Celia Thaxter.

The poems of Celia Thaxter online

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Like maniacs shrieked the startled crew!

They loosed the boats, they leaped within;
Before their oars the water flew ;

They pulled as if some race to win.

With spectral light all gleaming bright

The Mystery in the distance lay ;
Away from that accursed sight

They fled until the break of day.

And they were rescued, but the ship,

The awful ship, the Mystery,
Her captain in the dead men's grip, —

Never to any port came she;

But up and down the roaring seas

For ever and for aye she sails,
In calm or storm, against the breeze.

Unshaken by the wildest gales.

And wheresoe'er her form appears

Come trouble and disaster sore,
And she has sailed a hundred years,

And she will sail for evermore.


(mit leidenschaftlichem ausdbuck)

The quiet room, the flowers, the perfumed calm,
The slender crystal vase, where all aflame

The scarlet poppies stand erect and tall,
Color that burns as if no frost could tame,

The shaded lamplight glowing over all.

The summer night a dream of warmth and balm.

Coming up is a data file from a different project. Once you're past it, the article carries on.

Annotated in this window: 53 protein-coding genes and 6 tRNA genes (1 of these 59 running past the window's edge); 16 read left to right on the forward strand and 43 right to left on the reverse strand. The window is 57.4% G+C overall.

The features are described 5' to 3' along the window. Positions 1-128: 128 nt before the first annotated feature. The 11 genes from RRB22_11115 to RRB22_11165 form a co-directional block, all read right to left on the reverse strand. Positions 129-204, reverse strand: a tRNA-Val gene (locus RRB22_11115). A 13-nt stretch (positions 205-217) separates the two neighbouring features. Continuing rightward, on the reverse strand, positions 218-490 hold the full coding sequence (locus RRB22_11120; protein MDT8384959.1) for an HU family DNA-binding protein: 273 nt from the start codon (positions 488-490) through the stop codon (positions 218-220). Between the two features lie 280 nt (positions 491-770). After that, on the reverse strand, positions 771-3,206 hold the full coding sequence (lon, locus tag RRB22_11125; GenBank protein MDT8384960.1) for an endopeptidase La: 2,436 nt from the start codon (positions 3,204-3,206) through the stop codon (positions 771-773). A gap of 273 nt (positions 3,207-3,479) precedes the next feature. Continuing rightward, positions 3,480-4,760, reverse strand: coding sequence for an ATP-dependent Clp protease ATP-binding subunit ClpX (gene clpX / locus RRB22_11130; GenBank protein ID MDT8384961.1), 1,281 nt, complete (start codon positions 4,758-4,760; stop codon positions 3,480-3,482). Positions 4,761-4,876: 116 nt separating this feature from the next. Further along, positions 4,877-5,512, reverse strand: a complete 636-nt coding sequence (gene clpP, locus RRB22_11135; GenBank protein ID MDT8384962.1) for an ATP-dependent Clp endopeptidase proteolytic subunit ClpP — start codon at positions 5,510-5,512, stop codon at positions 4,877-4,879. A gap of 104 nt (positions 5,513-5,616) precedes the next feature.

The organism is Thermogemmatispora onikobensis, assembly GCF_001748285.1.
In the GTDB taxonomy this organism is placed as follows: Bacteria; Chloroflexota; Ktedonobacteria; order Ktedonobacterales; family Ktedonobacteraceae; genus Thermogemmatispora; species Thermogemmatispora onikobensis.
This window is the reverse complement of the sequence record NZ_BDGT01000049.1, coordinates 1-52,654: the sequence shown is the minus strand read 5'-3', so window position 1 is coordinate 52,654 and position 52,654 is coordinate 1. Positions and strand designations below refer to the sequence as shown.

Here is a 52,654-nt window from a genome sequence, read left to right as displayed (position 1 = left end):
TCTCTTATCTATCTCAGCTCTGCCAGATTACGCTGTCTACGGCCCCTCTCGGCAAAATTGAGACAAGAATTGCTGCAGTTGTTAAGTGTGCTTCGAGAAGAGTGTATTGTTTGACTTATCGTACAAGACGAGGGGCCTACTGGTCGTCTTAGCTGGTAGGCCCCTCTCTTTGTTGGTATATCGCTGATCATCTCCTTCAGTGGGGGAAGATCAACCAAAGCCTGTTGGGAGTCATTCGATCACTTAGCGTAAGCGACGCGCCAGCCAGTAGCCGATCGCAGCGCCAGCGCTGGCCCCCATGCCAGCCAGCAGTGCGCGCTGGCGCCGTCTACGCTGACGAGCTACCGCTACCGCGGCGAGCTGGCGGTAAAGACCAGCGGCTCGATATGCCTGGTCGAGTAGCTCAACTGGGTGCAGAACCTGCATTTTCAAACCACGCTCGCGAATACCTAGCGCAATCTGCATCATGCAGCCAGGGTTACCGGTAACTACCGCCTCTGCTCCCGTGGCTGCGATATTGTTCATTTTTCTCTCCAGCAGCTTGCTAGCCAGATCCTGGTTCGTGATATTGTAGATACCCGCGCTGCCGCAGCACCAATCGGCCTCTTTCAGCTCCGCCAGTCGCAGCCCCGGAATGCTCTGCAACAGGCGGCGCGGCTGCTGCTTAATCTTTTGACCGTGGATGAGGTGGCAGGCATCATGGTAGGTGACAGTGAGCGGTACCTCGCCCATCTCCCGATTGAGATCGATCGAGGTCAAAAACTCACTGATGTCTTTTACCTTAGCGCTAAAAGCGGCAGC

Outbreaks at once the golden melody,

" With passionate expression ! " Ah, from whence
Comes the enchantment of this potent spell.

This charm that takes us captive, soul and sense?
The sacred power of music, who shall tell,

Who find the secret of its mastery ?

Lo, in the keen vibration of the air
Pierced by the sweetness of the violin.

Shaken by thrilling chords and searching notes
That flood the ivory keys, the flowers begin

To tremble; 'tis as if some spirit floats
And breathes upon theu' beauty unaware.

The stately poppies, proud in stillness, stand
In silken splendor of superb attire:


Stricken with arrows of melodious sound,
Their loosened petals fall like flukes of fire;

"With waves of music overwhelmed and drowned,
Solemnly drop their flames on cither hand.

So the rich moment dies, and what is left?

Only a memory sweet, to shut hetween
Some poem's silent leaves, to find again.

Perhaps, when winter blasts are howling keen,
And summer's loveliness is spoiled and slain,

And all the world of light and bloom bereft.

But winter cannot rob the music so!

Nor time nor fate its subtle power destroy
To bring again the summer's dear caress,

To wake the heart to youth's unreasoning joy, —